Adult Civil Mental Health

This page includes tools, resources, and information for judicial officers, court staff and justice system partners related to adult civil mental health in the courts.


 The Community Assistance, Recovery, and Empowerment (CARE) Act authorizes specified adult persons to petition a civil court to create a voluntary CARE agreement or a court-ordered CARE plan that can include treatment, housing support, and other services for persons with untreated schizophrenia or other psychotic disorders. The CARE Act creates a new pathway intended to deliver mental health treatment and support services upstream to the most severely impaired Californians who often experience homelessness or incarceration without treatment. This pathway is accessed when a person, called the “petitioner”, requests court-ordered treatment, services, support, and housing resources under the CARE Act prioritized for another person, called the “respondent”. The petitioner must fall under a specific group of people, such as specific family members, housemates, first responders, and behavioral health workers. The respondent must have a diagnosis on the schizophrenia spectrum or other psychotic disorders.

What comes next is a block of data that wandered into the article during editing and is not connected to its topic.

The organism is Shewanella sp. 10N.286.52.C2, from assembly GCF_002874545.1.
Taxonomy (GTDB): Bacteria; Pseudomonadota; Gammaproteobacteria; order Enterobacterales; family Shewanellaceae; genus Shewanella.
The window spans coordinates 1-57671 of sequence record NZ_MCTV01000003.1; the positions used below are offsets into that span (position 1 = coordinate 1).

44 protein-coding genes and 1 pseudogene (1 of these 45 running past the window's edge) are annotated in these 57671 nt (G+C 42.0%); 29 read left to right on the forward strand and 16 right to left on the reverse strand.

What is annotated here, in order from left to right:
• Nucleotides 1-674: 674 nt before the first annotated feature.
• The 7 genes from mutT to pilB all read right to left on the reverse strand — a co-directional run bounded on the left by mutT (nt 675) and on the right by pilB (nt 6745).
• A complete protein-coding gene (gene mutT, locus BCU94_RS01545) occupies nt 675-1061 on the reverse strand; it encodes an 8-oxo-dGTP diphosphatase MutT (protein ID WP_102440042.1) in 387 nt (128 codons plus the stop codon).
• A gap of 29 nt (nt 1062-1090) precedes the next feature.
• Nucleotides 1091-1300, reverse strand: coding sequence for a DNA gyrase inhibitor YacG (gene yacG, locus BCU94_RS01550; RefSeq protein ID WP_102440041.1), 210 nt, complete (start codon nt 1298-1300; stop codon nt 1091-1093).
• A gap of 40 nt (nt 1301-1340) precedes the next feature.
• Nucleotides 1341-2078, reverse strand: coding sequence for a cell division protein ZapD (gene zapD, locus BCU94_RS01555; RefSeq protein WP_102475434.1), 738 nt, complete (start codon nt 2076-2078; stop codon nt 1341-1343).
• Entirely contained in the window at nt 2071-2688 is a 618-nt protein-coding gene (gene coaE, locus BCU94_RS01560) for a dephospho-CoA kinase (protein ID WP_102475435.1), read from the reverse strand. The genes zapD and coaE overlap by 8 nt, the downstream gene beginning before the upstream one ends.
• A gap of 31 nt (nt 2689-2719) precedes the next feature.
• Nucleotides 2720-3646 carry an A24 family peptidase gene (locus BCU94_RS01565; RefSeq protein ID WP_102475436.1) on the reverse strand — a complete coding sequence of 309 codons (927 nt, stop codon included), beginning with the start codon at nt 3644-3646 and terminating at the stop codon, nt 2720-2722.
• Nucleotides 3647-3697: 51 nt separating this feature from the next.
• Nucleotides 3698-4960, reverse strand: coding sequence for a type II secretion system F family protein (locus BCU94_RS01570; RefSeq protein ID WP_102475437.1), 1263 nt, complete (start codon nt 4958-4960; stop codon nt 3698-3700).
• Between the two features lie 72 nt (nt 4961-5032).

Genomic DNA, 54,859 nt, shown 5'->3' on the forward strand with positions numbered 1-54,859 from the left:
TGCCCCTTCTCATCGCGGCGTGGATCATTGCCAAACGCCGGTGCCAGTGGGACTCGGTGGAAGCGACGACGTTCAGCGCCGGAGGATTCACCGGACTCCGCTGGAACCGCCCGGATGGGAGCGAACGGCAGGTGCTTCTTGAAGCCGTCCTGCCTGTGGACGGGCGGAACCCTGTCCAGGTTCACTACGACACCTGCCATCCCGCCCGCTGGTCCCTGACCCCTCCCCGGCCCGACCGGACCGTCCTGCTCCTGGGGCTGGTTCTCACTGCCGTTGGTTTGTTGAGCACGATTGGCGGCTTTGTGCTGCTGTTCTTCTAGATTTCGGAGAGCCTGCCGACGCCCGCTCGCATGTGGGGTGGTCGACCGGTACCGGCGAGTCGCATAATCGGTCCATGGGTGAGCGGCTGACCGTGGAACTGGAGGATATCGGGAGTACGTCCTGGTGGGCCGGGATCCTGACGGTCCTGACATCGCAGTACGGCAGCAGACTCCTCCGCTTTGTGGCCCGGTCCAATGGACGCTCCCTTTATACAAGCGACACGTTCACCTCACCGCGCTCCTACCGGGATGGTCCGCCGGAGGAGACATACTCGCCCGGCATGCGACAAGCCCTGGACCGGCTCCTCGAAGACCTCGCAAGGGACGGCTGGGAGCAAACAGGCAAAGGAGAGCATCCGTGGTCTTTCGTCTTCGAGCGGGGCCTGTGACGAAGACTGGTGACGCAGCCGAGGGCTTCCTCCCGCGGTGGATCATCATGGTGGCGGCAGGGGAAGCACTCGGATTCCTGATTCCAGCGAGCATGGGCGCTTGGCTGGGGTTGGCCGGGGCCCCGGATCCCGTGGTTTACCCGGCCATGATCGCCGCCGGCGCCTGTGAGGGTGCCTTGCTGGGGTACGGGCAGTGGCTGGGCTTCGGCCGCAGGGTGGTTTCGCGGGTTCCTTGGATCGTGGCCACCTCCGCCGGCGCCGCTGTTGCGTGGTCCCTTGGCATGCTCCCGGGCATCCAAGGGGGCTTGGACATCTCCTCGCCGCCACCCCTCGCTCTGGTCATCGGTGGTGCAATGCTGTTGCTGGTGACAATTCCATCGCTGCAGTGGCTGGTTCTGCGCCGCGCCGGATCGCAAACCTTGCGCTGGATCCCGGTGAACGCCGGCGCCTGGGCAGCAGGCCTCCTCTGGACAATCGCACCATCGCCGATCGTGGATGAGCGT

When Does the CARE Act Start?

The CARE Act (SB 1338) took effect on January 1, 2023.

When Will the Courts Implement?

Phased statewide implementation will be as follows:

  • 7 counties (Glenn, Orange, Riverside, San Diego, San Francisco, Stanislaus, Tuolumne) must implement by October 1, 2023.
  • Los Angeles plans to implement by December 1, 2023.
  • The remaining 50 counties must implement by December 1, 2024.

Who Can Be a Respondent?

To be eligible for CARE Act proceedings, the individual must meet all the following criteria:

• Be 18 years old or older
• Have a diagnosis of schizophrenia spectrum or other psychotic disorder
• Be currently experiencing a mental illness that is severe in degree and persistent in duration, which may cause behavioral functioning which interferes substantially with the primary activities of daily living, and which may result in an inability to maintain stable adjustment and independent functioning without treatment, support, and rehabilitation for a long or indefinite period of time
• Not currently clinically stabilized in an on-going voluntary treatment program
• Meet one of the following:

  • The person is unlikely to survive safely in the community without supervision and the person’s condition is substantially deteriorating.
  • The person is in need of services and supports in order to prevent a relapse or deterioration that would likely result in grave disability or serious harm to the person or others, as defined in Section 5150.